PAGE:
2018 Le Petit Cheval Blanc, Bordeaux

2018 Le Petit Cheval Blanc, Bordeaux

Product: 20188013642
Prices start from £319.00 per case Buying options
2018 Le Petit Cheval Blanc, Bordeaux

wine at a glance

Delivery and quality guarantee

Buying options

Available by the case In Bond. Pricing excludes duty and VAT, which must be paid separately before delivery. Find out more.
You can place a bid for this wine on BBX
Case format
Availability
Price per case
3 x 75cl bottle
BBX marketplace BBX 2 cases £319.00
New To BBX
New To BBX
BBX marketplace BBX 1 case £320.00
New To BBX
New To BBX
BBX marketplace BBX 1 case £330.00
New To BBX
New To BBX
BBX marketplace BBX 2 cases £675.00
New To BBX
New To BBX
See more listings+
See more listings

About this WINE

Chateau Cheval Blanc

Chateau Cheval Blanc

Château Cheval Blanc, a 1er Grand Cru Classé (A) is unquestionably the leading estate in St. Emilion. It is located in the north-west of the St. Emilion appellation, bordering Pomerol.

Cheval Blanc's vineyards (Merlot 39%, Cabernet Franc 57%, Malbec 3%, Cabernet Sauvignon 1%) enjoy a variety of soils: gravel, clay and sand, all underpinned by an impermeable sedimentary rock (`crasse de fer'). Fermentation and maceration last 4 weeks in stainless steel vats, followed by 18 months' maturation in new oak barrels.

Cheval Blanc produces the most famous Cabernet Franc-based wine in the world and present régisseur Pierre Lurton is amongst the most talented winemakers working in Bordeaux today. Cheval Blanc requires a minimum 10 years of bottle age and the best vintages can last for 50 years or more.

Find out more
St-Emilion

St-Emilion

St Emilion is one of Bordeaux's largest producing appellations, producing more wine than Listrac, Moulis, St Estèphe, Pauillac, St Julien and Margaux put together. St Emilion has been producing wine for longer than the Médoc but its lack of accessibility to Bordeaux's port and market-restricted exports to mainland Europe meant the region initially did not enjoy the commercial success that funded the great châteaux of the Left Bank. 

St Emilion itself is the prettiest of Bordeaux's wine towns, perched on top of the steep limestone slopes upon which many of the region's finest vineyards are situated. However, more than half of the appellation's vineyards lie on the plain between the town and the Dordogne River on sandy, alluvial soils with a sprinkling of gravel.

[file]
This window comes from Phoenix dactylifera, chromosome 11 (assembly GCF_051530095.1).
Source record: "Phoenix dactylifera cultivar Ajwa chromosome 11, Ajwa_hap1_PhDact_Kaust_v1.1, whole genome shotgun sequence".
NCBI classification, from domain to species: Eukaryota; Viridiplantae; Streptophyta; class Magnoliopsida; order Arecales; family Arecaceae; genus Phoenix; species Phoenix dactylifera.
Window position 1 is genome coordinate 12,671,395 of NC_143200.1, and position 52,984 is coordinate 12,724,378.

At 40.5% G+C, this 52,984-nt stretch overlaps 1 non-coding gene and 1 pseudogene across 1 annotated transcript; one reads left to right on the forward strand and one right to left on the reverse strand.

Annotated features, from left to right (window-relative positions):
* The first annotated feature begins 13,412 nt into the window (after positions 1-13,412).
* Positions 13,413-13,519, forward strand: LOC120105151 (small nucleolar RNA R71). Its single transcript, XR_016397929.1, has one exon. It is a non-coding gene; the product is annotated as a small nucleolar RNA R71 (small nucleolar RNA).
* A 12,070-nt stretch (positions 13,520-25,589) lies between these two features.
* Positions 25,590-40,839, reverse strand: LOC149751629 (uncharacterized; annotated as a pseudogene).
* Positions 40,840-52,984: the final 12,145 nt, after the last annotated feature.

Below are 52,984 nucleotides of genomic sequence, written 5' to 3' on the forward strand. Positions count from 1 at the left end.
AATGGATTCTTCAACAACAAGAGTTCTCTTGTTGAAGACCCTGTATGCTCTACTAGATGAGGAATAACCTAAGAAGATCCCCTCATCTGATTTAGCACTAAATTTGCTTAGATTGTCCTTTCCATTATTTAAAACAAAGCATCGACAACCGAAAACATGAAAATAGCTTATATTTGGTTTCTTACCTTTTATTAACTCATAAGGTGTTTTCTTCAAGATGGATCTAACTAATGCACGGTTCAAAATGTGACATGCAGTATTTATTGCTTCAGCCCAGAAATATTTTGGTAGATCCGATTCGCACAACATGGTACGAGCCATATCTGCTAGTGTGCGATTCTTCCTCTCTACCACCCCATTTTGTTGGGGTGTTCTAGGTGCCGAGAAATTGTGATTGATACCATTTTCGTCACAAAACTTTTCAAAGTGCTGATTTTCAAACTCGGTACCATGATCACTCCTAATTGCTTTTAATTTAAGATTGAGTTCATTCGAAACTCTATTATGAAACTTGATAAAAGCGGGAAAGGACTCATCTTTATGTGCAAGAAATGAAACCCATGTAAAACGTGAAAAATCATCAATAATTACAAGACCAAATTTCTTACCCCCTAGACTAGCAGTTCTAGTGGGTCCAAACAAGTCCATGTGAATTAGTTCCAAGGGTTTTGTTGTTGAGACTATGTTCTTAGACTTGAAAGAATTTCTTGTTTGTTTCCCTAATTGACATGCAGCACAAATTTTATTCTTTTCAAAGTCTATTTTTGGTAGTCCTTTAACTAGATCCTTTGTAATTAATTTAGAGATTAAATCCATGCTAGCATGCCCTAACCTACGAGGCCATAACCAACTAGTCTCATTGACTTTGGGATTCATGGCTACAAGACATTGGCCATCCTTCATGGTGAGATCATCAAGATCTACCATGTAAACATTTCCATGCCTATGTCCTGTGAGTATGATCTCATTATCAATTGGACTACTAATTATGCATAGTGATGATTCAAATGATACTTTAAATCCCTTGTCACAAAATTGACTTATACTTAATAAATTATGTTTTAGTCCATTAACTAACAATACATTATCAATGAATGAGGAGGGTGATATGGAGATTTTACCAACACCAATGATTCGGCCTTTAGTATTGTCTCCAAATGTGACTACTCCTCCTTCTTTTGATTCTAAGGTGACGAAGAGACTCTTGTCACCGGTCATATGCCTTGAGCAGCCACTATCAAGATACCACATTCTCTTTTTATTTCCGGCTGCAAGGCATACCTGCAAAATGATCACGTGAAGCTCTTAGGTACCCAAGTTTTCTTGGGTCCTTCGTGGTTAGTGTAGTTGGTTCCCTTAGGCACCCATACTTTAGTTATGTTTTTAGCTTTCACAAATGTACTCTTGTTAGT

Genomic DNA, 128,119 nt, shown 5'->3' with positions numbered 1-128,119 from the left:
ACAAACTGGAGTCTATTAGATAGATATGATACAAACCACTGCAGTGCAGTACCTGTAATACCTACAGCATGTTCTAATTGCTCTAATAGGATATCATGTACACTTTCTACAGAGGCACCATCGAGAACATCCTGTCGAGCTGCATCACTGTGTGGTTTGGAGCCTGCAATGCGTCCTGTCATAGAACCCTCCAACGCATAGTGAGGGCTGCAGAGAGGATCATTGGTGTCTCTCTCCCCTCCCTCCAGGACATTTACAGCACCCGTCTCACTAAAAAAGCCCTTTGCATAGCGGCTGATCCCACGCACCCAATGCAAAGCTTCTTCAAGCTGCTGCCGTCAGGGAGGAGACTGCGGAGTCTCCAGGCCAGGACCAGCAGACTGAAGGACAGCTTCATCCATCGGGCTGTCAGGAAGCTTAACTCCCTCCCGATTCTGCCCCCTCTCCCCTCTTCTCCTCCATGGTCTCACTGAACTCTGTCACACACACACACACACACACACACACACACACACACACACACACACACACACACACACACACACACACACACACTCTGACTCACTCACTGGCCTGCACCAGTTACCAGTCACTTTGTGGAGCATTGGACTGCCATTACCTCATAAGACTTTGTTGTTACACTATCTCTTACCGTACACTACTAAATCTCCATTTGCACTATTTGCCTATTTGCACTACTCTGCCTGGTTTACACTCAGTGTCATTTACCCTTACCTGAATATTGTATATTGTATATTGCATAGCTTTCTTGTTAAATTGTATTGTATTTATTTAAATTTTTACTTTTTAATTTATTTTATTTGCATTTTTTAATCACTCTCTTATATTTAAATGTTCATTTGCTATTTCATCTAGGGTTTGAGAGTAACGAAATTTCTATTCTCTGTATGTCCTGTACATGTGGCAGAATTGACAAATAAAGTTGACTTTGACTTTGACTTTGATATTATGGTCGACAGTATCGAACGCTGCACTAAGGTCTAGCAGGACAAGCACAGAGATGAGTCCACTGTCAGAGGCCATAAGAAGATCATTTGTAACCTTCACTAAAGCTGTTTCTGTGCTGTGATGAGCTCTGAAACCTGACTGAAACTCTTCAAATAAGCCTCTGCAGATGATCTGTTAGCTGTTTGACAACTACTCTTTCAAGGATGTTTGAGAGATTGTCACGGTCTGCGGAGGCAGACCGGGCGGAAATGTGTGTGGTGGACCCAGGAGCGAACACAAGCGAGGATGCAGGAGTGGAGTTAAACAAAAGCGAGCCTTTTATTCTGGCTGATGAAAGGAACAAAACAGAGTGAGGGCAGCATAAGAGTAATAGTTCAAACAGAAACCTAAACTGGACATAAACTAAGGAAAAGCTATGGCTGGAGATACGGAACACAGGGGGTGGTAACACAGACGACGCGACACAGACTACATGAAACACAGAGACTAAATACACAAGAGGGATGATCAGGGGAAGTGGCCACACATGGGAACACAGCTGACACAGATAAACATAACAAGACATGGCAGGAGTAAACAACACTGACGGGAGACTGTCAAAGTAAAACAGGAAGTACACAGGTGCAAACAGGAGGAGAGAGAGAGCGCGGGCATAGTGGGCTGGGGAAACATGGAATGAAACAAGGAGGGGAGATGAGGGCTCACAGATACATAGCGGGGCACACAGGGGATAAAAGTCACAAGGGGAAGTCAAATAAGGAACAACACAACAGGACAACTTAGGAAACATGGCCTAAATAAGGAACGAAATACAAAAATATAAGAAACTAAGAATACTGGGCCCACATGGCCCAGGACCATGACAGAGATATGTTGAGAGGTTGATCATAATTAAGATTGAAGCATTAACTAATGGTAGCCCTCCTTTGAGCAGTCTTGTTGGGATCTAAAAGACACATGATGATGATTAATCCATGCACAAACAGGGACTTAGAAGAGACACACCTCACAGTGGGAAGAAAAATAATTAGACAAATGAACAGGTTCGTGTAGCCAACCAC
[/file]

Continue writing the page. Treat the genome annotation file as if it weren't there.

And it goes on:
Further diversity is added by a small, complex gravel bed to the north-east of the region on the border with Pomerol.  Atypically for St Emilion, this allows Cabernet Franc and, to a lesser extent, Cabernet Sauvignon to prosper and defines the personality of the great wines such as Ch. Cheval Blanc.  

In the early 1990s there was an explosion of experimentation and evolution, leading to the rise of the garagistes, producers of deeply-concentrated wines made in very small quantities and offered at high prices.  The appellation is also surrounded by four satellite appellations, Montagne, Lussac, Puisseguin and St. Georges, which enjoy a family similarity but not the complexity of the best wines.

St Emilion was first officially classified in 1954, and is the most meritocratic classification system in Bordeaux, as it is regularly amended. The most recent revision of the classification was in 2012

Find out more
Sémillon

Sémillon

The main grape for Sauternes and particularly successfully grown in Australia's Hunter Valley. Hunter Valley Sémillon is one of Australia’s iconic and unique wines, totally unlike any wine produced elsewhere in the world from the same grape variety.

In youth the wines are quite citrusy and fresh, but are generally perceived to gain hugely in complexity as they age and are deemed to be best drunk when at least 5 years old, frequently lasting for 10 or more years. Unusually for Australia, the alcohol levels rarely exceed 11.5%.

In Bordeaux it is the most widely planted white grape and is blended with Sauvignon Blanc to produce the great long-lived dry whites of Graves as well as the great sweet wines of Sauternes. It is high in alcohol and extract and relatively low in aroma and acidity. Its thin skin makes it very susceptible to botrytis which is prerequisite for the making of Sauternes. It responds well to oak ageing and, while having a lightly lemony aroma when young develops lanolin flavours which some describe as "waxy", as well as a rich, creamy, intense, texture and a deep golden colour.

Find out more